I am a happy lesbian - I guess this is an easy, simple and goofy statement that I should have used as an <H1 title> to attract all kinds of happy readers to this post. But what can I say: it’s true.
I came out late. Like, not late late (before menopause), but late (after the time in my life when I could have smuggled a girlfriend through my bedroom’s window in my parent’s house).
I came out years ago in April, had my first woman’s (very French) kiss in August, I met my wife in November. I mean, I met my wife before I could attend my first Gay Pride. I think I can say: “Hey, that escalated quickly!”
Since then, we’ve been travelling the world and we married. As I reminisced in a recent article, we fought to have the right to marry: side-by-side with many other (unhappy and) happy (gays and) lesbians, "We Have Been Heroes".
It was tough. There’s been anger, tears and doubts. But I have been lucky. I went into trouble with my family for years, but as I came out late, I was an adult, I had a job, and I was independent enough to get over it and live a fulfilling life and stand up for my rights and identity. I know, and I remind myself every day, what an incredible blessing this is. I know I did not deserve it more (nor less) than anyone else; yet anyone else was not as lucky.
Now the idea that living a lesbian life might be hell never crossed my mind when I blissfully came out. Yet, it should have. Like, what will my parents say? How will I deal with people’s stares in the street? Not speaking of common aggressions and prejudices. Well, for me, realizing that I was a lesbian was none of that. It was not a burden, nor a challenge, nor bad news. It was fucking Wonderland.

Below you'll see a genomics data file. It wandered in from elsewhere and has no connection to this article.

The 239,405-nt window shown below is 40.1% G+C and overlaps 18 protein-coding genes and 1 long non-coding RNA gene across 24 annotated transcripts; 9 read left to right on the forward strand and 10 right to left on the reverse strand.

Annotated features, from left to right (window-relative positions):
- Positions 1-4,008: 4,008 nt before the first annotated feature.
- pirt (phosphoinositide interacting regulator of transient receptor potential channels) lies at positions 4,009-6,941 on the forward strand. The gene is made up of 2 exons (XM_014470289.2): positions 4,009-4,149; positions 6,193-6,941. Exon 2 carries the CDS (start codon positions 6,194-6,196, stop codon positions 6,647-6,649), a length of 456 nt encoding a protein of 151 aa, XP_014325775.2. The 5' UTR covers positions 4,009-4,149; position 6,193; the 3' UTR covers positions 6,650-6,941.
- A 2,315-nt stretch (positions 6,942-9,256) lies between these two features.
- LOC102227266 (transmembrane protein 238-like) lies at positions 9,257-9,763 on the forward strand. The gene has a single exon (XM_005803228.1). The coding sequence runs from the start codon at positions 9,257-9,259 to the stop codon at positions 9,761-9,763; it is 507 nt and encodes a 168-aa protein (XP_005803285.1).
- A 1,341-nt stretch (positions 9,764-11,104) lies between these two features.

I don’t know if I should explore the past years of my life on paper and make a decision about how and when “it” began. What’s “it”, anyway? For me it was not just about coming out of the closet. It was part of a whole long process of “coming to the world” - which in my case started alarmingly long after being born.
Coming out was just the processed result of the synchronistic co-occurrence of challenging events. Let’s say that the initial spark to the fire was a journey to the US West Coast. The initial spark to the fire was being sent there alone to improve on the international aspects of my PhD. Until then, my mind had been following its stream of unconsciousness. Let’s put it straight, there is nothing gay about the places and people I was sent to. At that time, that G word, or rather that L word, was not part of my vocabulary. Not that I considered it a bad thing. I just did not consider it at all, at least for myself: all in all, I like to define my former self as hetero by default. I never found men specifically attractive, but not repulsive either. I liked them as pals and I even managed to have a decent social, affective and sex life. I guess whether in or out of the closet, you need love, affection, and being attracted to someone. Or I did. Looking back to it, being gay, straight or bisexual is just a variable aside of being human, and one of relative relevance.
Some day I’d like to write that fascinated story about what life as a lesbian can be like; a very individual experience, but almost of anthropological value for me. Now does not seem to be the time. But soon. Yes. Soon.